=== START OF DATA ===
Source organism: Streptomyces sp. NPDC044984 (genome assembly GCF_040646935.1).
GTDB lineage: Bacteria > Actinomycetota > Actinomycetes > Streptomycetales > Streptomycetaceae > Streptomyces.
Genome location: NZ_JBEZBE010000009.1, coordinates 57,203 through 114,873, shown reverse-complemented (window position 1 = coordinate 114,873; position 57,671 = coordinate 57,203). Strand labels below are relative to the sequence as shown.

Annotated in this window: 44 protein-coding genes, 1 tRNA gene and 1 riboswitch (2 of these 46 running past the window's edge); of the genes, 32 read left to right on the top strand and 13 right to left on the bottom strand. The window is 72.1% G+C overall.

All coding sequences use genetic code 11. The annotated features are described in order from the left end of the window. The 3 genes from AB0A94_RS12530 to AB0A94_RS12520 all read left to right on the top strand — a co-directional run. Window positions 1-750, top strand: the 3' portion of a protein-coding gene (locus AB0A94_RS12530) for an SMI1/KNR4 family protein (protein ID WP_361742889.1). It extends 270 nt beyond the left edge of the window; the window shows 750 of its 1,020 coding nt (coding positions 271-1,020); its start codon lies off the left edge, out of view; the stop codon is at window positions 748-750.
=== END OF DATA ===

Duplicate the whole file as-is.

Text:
Source organism: Streptomyces sp. NPDC044984 (genome assembly GCF_040646935.1).
GTDB lineage: Bacteria > Actinomycetota > Actinomycetes > Streptomycetales > Streptomycetaceae > Streptomyces.
Genome location: NZ_JBEZBE010000009.1, coordinates 57,203 through 114,873, shown reverse-complemented (window position 1 = coordinate 114,873; position 57,671 = coordinate 57,203). Strand labels below are relative to the sequence as shown.

Annotated in this window: 44 protein-coding genes, 1 tRNA gene and 1 riboswitch (2 of these 46 running past the window's edge); of the genes, 32 read left to right on the top strand and 13 right to left on the bottom strand. The window is 72.1% G+C overall.

All coding sequences use genetic code 11. The annotated features are described in order from the left end of the window. The 3 genes from AB0A94_RS12530 to AB0A94_RS12520 all read left to right on the top strand — a co-directional run. Window positions 1-750, top strand: the 3' portion of a protein-coding gene (locus AB0A94_RS12530) for an SMI1/KNR4 family protein (protein ID WP_361742889.1). It extends 270 nt beyond the left edge of the window; the window shows 750 of its 1,020 coding nt (coding positions 271-1,020); its start codon lies off the left edge, out of view; the stop codon is at window positions 748-750.